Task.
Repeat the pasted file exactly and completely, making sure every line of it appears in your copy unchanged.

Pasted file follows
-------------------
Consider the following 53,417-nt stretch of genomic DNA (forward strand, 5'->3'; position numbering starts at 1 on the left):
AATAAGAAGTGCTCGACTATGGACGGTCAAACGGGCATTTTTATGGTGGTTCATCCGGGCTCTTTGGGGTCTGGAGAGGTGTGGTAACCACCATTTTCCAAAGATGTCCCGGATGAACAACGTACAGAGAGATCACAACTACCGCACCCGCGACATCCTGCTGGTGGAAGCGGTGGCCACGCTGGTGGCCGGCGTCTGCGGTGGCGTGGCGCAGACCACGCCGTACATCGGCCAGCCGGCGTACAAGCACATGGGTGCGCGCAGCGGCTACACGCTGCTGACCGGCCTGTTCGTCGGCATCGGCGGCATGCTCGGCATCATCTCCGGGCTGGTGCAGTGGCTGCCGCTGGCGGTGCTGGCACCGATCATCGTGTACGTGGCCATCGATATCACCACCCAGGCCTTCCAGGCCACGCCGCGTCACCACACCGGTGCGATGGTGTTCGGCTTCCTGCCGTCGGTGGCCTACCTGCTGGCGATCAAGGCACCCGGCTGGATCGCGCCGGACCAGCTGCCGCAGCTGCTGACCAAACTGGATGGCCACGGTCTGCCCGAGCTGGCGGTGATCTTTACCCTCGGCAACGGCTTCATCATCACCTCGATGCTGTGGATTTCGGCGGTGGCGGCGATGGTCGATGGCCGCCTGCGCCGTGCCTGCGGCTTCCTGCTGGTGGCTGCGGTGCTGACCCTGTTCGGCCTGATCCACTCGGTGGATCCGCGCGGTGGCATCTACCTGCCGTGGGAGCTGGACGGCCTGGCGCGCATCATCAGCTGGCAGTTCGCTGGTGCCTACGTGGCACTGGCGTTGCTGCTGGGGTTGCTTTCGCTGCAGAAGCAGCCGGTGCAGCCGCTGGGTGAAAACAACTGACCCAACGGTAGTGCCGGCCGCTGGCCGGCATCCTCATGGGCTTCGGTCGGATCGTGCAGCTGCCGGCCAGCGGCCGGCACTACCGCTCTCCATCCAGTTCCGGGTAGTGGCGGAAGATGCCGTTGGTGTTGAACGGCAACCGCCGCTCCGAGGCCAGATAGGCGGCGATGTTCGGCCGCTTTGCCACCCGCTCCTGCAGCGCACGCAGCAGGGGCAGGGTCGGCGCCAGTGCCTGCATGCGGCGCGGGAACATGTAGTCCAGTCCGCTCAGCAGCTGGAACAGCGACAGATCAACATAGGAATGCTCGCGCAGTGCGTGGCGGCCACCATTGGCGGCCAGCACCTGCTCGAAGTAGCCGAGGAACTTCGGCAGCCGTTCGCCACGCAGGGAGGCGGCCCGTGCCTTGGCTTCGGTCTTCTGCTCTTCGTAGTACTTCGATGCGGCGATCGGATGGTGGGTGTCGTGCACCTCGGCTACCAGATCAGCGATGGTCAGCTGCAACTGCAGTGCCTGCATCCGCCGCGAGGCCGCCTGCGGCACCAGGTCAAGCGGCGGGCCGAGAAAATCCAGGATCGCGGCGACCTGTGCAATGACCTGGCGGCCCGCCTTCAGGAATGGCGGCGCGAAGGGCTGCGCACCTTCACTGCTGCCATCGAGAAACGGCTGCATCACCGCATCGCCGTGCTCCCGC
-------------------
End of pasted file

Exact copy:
Consider the following 53,417-nt stretch of genomic DNA (forward strand, 5'->3'; position numbering starts at 1 on the left):
AATAAGAAGTGCTCGACTATGGACGGTCAAACGGGCATTTTTATGGTGGTTCATCCGGGCTCTTTGGGGTCTGGAGAGGTGTGGTAACCACCATTTTCCAAAGATGTCCCGGATGAACAACGTACAGAGAGATCACAACTACCGCACCCGCGACATCCTGCTGGTGGAAGCGGTGGCCACGCTGGTGGCCGGCGTCTGCGGTGGCGTGGCGCAGACCACGCCGTACATCGGCCAGCCGGCGTACAAGCACATGGGTGCGCGCAGCGGCTACACGCTGCTGACCGGCCTGTTCGTCGGCATCGGCGGCATGCTCGGCATCATCTCCGGGCTGGTGCAGTGGCTGCCGCTGGCGGTGCTGGCACCGATCATCGTGTACGTGGCCATCGATATCACCACCCAGGCCTTCCAGGCCACGCCGCGTCACCACACCGGTGCGATGGTGTTCGGCTTCCTGCCGTCGGTGGCCTACCTGCTGGCGATCAAGGCACCCGGCTGGATCGCGCCGGACCAGCTGCCGCAGCTGCTGACCAAACTGGATGGCCACGGTCTGCCCGAGCTGGCGGTGATCTTTACCCTCGGCAACGGCTTCATCATCACCTCGATGCTGTGGATTTCGGCGGTGGCGGCGATGGTCGATGGCCGCCTGCGCCGTGCCTGCGGCTTCCTGCTGGTGGCTGCGGTGCTGACCCTGTTCGGCCTGATCCACTCGGTGGATCCGCGCGGTGGCATCTACCTGCCGTGGGAGCTGGACGGCCTGGCGCGCATCATCAGCTGGCAGTTCGCTGGTGCCTACGTGGCACTGGCGTTGCTGCTGGGGTTGCTTTCGCTGCAGAAGCAGCCGGTGCAGCCGCTGGGTGAAAACAACTGACCCAACGGTAGTGCCGGCCGCTGGCCGGCATCCTCATGGGCTTCGGTCGGATCGTGCAGCTGCCGGCCAGCGGCCGGCACTACCGCTCTCCATCCAGTTCCGGGTAGTGGCGGAAGATGCCGTTGGTGTTGAACGGCAACCGCCGCTCCGAGGCCAGATAGGCGGCGATGTTCGGCCGCTTTGCCACCCGCTCCTGCAGCGCACGCAGCAGGGGCAGGGTCGGCGCCAGTGCCTGCATGCGGCGCGGGAACATGTAGTCCAGTCCGCTCAGCAGCTGGAACAGCGACAGATCAACATAGGAATGCTCGCGCAGTGCGTGGCGGCCACCATTGGCGGCCAGCACCTGCTCGAAGTAGCCGAGGAACTTCGGCAGCCGTTCGCCACGCAGGGAGGCGGCCCGTGCCTTGGCTTCGGTCTTCTGCTCTTCGTAGTACTTCGATGCGGCGATCGGATGGTGGGTGTCGTGCACCTCGGCTACCAGATCAGCGATGGTCAGCTGCAACTGCAGTGCCTGCATCCGCCGCGAGGCCGCCTGCGGCACCAGGTCAAGCGGCGGGCCGAGAAAATCCAGGATCGCGGCGACCTGTGCAATGACCTGGCGGCCCGCCTTCAGGAATGGCGGCGCGAAGGGCTGCGCACCTTCACTGCTGCCATCGAGAAACGGCTGCATCACCGCATCGCCGTGCTCCCGC